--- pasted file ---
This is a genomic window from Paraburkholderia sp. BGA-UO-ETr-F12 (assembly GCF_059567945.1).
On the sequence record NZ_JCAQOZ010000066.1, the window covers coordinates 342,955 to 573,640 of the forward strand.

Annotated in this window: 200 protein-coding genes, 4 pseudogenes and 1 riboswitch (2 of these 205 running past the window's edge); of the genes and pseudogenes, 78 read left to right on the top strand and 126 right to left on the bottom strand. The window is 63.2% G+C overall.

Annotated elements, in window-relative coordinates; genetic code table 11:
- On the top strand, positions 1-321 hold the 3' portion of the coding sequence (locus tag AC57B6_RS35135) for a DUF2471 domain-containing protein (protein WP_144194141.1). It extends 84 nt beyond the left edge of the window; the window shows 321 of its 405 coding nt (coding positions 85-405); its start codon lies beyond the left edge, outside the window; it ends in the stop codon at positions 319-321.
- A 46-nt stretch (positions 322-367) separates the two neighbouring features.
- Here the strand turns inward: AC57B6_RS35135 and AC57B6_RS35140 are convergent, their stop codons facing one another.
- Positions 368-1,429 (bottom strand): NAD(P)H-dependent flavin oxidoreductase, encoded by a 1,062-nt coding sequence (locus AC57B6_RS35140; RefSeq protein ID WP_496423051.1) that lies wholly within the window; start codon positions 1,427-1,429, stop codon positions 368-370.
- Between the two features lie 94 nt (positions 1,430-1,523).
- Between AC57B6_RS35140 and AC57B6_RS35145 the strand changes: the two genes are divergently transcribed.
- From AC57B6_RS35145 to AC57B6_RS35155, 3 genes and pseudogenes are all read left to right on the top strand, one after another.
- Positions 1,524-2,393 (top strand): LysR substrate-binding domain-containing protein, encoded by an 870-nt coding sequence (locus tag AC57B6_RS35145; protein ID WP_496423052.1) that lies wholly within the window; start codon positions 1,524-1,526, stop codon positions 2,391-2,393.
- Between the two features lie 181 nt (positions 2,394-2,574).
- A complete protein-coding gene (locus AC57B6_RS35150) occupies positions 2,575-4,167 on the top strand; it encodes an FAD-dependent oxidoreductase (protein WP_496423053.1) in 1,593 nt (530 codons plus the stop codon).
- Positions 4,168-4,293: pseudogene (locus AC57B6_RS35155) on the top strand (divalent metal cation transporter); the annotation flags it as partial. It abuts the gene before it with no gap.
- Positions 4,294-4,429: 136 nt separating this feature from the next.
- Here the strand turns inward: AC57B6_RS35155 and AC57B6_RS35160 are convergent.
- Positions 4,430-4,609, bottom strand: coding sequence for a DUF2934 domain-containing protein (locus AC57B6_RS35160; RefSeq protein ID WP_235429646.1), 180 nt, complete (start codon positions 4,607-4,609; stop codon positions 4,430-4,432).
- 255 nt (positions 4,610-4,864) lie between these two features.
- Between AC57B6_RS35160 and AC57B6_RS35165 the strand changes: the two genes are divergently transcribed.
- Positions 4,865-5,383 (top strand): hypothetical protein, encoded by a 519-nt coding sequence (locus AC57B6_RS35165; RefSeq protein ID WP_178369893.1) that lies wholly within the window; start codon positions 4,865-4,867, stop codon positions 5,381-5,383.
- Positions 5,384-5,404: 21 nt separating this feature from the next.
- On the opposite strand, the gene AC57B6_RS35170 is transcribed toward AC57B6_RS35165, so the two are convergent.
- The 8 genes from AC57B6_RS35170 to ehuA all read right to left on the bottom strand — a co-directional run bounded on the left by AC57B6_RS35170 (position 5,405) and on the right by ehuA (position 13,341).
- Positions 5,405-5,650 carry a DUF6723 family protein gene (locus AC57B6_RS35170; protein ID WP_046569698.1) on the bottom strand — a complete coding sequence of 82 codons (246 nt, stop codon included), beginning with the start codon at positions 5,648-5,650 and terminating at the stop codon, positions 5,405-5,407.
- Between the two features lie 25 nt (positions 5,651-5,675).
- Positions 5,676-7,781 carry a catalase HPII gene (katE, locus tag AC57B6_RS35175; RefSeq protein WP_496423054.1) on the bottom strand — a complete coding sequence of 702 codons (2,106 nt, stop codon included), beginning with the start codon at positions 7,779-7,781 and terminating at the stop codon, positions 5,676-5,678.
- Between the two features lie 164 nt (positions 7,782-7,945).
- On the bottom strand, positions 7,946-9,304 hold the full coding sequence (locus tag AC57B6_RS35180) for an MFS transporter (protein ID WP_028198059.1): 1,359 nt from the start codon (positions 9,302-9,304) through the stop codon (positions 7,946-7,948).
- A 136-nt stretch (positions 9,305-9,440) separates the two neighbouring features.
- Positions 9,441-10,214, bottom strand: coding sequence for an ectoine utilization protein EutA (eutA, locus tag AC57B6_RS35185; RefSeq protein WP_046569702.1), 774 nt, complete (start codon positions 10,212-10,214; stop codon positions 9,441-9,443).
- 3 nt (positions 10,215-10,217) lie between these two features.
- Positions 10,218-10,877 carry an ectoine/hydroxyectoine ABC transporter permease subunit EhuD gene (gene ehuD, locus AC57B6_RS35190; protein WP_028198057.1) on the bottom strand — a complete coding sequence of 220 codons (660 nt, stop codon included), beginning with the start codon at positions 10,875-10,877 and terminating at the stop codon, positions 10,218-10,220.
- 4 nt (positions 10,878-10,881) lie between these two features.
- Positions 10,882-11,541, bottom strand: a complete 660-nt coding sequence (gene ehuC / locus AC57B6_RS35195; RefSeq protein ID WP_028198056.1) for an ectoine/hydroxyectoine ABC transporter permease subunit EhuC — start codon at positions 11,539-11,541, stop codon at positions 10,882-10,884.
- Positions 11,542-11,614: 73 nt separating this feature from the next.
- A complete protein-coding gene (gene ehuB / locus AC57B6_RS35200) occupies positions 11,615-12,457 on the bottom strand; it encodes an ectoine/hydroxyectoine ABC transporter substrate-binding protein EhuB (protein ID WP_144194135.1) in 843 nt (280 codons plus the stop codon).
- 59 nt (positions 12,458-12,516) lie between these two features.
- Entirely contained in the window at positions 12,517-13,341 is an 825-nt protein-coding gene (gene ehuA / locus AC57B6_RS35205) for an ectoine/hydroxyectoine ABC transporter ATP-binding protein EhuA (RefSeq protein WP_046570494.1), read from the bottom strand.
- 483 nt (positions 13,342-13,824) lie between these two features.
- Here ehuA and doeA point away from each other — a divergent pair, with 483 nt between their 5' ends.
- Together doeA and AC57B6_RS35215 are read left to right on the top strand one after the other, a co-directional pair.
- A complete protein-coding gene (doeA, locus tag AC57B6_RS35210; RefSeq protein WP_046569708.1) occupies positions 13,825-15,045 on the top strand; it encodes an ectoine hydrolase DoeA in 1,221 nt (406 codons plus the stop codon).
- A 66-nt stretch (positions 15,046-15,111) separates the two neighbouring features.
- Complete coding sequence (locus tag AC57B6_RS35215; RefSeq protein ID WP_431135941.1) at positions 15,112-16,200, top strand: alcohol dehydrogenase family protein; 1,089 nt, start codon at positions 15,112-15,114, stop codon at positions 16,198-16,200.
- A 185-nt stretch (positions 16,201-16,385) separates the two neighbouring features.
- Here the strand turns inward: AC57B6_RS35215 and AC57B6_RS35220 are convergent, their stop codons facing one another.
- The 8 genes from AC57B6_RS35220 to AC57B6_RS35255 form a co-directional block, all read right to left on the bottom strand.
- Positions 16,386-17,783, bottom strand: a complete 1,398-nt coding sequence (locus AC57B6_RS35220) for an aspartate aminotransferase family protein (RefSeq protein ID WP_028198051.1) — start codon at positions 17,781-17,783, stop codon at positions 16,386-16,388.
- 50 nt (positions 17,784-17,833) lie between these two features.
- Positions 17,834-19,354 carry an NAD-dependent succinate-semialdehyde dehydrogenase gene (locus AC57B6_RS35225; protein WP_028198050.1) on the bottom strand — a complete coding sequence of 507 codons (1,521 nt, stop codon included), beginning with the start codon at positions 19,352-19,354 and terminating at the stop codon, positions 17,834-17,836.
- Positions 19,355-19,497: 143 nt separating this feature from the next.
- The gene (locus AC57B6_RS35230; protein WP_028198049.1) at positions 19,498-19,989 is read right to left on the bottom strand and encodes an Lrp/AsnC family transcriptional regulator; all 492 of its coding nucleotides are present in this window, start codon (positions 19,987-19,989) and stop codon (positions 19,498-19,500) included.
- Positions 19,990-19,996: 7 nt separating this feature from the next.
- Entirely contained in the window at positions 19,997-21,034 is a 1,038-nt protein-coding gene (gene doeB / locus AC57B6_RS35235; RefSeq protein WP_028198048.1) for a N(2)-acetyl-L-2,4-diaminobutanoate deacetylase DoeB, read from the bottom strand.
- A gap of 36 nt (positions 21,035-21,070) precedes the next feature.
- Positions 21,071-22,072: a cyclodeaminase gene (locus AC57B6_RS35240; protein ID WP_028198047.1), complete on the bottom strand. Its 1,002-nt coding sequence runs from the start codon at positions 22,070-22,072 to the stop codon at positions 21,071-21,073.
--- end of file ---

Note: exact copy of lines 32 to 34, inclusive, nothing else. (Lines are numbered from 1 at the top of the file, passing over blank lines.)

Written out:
- 3 nt (positions 10,215-10,217) lie between these two features.
- Positions 10,218-10,877 carry an ectoine/hydroxyectoine ABC transporter permease subunit EhuD gene (gene ehuD, locus AC57B6_RS35190; protein WP_028198057.1) on the bottom strand — a complete coding sequence of 220 codons (660 nt, stop codon included), beginning with the start codon at positions 10,875-10,877 and terminating at the stop codon, positions 10,218-10,220.
- 4 nt (positions 10,878-10,881) lie between these two features.